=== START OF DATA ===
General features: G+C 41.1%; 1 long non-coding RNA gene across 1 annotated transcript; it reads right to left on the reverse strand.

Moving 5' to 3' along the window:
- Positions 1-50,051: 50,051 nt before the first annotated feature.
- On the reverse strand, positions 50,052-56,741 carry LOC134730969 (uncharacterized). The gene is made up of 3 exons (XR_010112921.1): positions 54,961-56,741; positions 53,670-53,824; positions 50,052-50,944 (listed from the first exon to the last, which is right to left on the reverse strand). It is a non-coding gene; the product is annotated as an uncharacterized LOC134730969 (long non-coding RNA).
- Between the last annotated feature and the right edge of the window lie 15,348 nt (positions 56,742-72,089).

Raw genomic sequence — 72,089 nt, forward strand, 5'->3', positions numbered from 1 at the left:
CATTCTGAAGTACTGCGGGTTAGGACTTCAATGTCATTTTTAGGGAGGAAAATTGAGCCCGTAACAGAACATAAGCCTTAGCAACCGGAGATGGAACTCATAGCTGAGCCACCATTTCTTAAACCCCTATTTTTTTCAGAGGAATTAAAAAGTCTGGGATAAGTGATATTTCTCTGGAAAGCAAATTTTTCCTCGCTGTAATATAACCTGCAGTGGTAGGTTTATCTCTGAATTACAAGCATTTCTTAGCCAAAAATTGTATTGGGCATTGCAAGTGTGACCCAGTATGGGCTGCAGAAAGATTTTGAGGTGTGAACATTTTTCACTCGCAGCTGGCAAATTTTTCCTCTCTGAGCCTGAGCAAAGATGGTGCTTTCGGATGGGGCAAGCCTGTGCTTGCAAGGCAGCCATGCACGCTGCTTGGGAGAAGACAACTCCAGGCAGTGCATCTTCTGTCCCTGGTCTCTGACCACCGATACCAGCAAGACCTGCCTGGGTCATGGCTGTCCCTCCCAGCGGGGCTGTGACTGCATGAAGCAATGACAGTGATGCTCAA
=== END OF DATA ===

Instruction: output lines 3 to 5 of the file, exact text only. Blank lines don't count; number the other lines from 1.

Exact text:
- Positions 1-50,051: 50,051 nt before the first annotated feature.
- On the reverse strand, positions 50,052-56,741 carry LOC134730969 (uncharacterized). The gene is made up of 3 exons (XR_010112921.1): positions 54,961-56,741; positions 53,670-53,824; positions 50,052-50,944 (listed from the first exon to the last, which is right to left on the reverse strand). It is a non-coding gene; the product is annotated as an uncharacterized LOC134730969 (long non-coding RNA).
- Between the last annotated feature and the right edge of the window lie 15,348 nt (positions 56,742-72,089).